My Writing Process

I've invited by Susan Price to take part in the My Writing Process Blog Tour. Susan is a fellow member of the Authors Electric where you can also find both of us blogging on a monthly basis.

Here are some thoughts on how and why I do what I do:

1 What are you working on?
I’m working on the final proofs and publicity for a novel called The Physic Garden which is about to be published by Saraband Books. It will be out in hardback on March 27th and in eBook form a little earlier than that. It’s a historical novel about friendship and betrayal, among much else. Working with Saraband has, I have to say, been a real pleasure. A publisher in a million. 

2) How does my work differ from others of its genre?
The novel is a piece of literary historical fiction. Is that a genre? Maybe it is! But I’d hesitate to label it too precisely. I don’t think a piece of fiction has to be unreadable or inaccessible to be literary, nor do I think fiction has to be facile to be popular. There are a lot of voracious readers out there, young and old. They may be reading on Kindles and on other devices, so we don’t always spot them when we’re travelling, but they are still reading and loving stories. I know because so many of them seem to want to talk about books and stories online. More than ever, I think.

3) Why do I write what I do?
I write what I do simply because I love what I do. I had a faintly bizarre conversation over the Christmas holidays with somebody who thinks I should be writing more comedy. And for television at that. Well, if that’s what I was doing, I would perhaps be making a bit more money. But you can only pick and choose what you write to a limited extent. On the whole, it chooses you. That’s also why – on the whole, and I know there are exceptions – you can’t often write those stories that people tell you about themselves, however good and interesting they are. 

As a writer, you always have far more ideas than you have time to tell them. So when people ask ‘where do you get your ideas from?’ which is a perfectly good and valid question, it can be quite hard to explain that you are never short of ideas. They come in droves. You have a head full of them. They jostle for place and even when you’re writing one novel, there may well be a whole cast of other characters, niggling away at the back of your mind, waiting to be heard. What you are often short of is the time to write those ideas.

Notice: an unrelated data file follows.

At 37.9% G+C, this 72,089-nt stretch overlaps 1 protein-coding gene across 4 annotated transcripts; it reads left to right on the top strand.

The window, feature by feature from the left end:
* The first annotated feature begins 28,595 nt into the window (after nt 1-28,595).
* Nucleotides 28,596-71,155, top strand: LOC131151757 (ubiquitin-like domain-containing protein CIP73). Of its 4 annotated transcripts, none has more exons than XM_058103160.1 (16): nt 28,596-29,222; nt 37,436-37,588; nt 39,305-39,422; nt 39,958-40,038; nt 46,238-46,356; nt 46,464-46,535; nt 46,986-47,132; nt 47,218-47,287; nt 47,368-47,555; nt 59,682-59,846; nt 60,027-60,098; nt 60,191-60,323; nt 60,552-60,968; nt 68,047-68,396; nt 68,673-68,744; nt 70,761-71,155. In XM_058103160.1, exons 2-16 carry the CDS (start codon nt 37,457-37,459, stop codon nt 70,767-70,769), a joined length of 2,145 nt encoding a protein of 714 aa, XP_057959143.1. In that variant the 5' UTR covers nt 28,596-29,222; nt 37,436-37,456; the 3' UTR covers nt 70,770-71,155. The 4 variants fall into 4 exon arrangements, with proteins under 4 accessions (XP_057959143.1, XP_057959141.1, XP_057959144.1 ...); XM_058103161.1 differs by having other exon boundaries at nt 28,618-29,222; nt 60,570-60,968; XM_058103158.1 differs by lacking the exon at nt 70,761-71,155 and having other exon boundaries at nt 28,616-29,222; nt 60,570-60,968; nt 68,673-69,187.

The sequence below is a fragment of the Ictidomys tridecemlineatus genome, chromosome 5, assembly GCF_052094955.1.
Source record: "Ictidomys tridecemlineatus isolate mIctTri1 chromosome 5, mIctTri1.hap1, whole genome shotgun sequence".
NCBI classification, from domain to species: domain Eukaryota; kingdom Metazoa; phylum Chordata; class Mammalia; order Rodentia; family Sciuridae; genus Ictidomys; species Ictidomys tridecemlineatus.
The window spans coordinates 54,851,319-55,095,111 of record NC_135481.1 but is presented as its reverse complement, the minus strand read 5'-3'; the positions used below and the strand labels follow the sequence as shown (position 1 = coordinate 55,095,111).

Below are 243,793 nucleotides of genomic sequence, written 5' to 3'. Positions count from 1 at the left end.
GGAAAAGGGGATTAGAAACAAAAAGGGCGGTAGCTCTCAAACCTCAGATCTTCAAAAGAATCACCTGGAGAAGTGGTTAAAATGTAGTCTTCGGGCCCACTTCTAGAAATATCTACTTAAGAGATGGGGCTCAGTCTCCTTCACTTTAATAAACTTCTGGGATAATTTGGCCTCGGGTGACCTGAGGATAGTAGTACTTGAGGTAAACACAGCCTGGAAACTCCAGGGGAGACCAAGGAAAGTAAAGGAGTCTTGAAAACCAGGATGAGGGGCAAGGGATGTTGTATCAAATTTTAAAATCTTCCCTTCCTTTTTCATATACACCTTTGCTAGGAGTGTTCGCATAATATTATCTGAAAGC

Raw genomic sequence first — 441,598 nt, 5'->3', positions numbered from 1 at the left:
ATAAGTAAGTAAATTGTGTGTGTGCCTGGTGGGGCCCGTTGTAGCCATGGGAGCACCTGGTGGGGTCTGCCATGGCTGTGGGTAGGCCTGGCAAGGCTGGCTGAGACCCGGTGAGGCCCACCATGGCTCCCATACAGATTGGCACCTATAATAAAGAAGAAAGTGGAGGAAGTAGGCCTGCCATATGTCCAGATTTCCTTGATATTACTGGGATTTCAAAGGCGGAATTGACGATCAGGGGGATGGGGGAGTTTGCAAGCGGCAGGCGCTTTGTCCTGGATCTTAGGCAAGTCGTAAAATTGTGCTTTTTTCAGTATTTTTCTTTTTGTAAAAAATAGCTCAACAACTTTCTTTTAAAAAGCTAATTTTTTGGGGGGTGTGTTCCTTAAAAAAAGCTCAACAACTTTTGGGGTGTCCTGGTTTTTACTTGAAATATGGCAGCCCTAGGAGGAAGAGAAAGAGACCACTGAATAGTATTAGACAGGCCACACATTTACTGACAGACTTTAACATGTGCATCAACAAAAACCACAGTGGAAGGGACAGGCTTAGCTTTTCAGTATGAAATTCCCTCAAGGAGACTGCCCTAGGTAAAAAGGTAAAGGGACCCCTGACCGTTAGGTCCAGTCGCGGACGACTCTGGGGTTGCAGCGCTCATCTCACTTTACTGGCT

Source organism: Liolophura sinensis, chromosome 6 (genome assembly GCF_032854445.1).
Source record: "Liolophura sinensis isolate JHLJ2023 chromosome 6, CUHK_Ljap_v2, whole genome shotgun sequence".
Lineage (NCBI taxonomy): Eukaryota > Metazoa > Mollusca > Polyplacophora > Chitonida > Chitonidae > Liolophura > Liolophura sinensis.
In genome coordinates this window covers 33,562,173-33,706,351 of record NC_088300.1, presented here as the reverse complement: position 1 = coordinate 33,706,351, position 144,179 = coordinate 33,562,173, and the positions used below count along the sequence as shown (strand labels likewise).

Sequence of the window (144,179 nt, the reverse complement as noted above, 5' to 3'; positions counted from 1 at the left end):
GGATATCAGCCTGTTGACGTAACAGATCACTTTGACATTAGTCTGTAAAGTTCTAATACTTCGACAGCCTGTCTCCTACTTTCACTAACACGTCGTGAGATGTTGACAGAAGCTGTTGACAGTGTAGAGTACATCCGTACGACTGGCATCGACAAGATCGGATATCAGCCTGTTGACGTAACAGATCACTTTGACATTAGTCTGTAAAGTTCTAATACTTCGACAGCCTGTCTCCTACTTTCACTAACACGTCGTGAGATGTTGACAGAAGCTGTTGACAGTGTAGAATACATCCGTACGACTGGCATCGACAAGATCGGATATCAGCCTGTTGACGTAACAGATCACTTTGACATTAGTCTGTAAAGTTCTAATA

A cast of characters, waiting to be heard!

4) How does my writing process work?
I do a lot of writing and I do some writing almost every day. I’m quite disciplined and if I have a deadline to meet I’m very disciplined indeed. I write a novel as one long document, in Word, divided into chapters, and I write very quickly. But I wouldn’t let anyone except me see that first draft. I don’t really even talk about the novel at this early stage. If you talk too much about a project it can disappear before your very eyes. Once I’ve got something to work on, a complete manuscript, however sketchy or clumsy, I do lots and lots of rewrites and revisions. Lots of polishing. I do plenty of research beforehand, but I often find out what I don’t know when I’m writing the novel, so I’ll go back to researching as the story progresses. 
I love revising and reworking. It’s like living with these characters in this setting and it’s very enticing. When I have to stop and when something is finished and published it never quite feels finished. It’s a sad time. I have to get going on something else almost immediately, otherwise I miss the characters too much and (as I’m doing right now with an old project) can sometimes be enticed back into writing a sequel – or writing about the same character in another form. 

I've passed these questions on to Michael Malone, and to Uuganaa Ramsay, who blogs here, both of whom are also Saraband Authors - fine writers both. Do visit their blogs and read on!


Susan Price said…
Agreed with almost every word, Catherine - especially about not talking about a new idea, and only finding out what you DON'T know as you write.
I loved Physic Garden - and Curiosity Cabinet and Bird of Passage - in fact, everything of yours that I've read.
Carol McGrath said…
Really lovely and I look forward to reading The Physic Garden.
Becca McCallum said…
Very interesting post on writing methods. The bit about 'where do you get ideas from?' certainly rings true with me.

The thing that doesn't work for me is the 'not talking about a project'. I need to tell people what I'm working on, otherwise it would just slip away from me and get lost with all the other beginnings.

But then I don't write for a living, so maybe it's different.
Hi Becca and thank-you for an interesting comment. I know what you mean about 'all the other beginnings' since I have a LOT of those! But once I've decided to 'go for it' with a project I don't talk about it much. Interestingly, I might talk about it to certain people, but never very much. Or not until I've actually got something down on paper.Partly it's because when I do try to talk about something I'm working on, either the person misunderstands me, or I find myself wondering if it's even worth doing. There are exceptions of course. It's one thing to discuss an existing manuscript with a good editor, but I've had a few experiences where industry professionals have 'stuck their oar in' with disastrous results - and it was only later that I realised how wrong they were.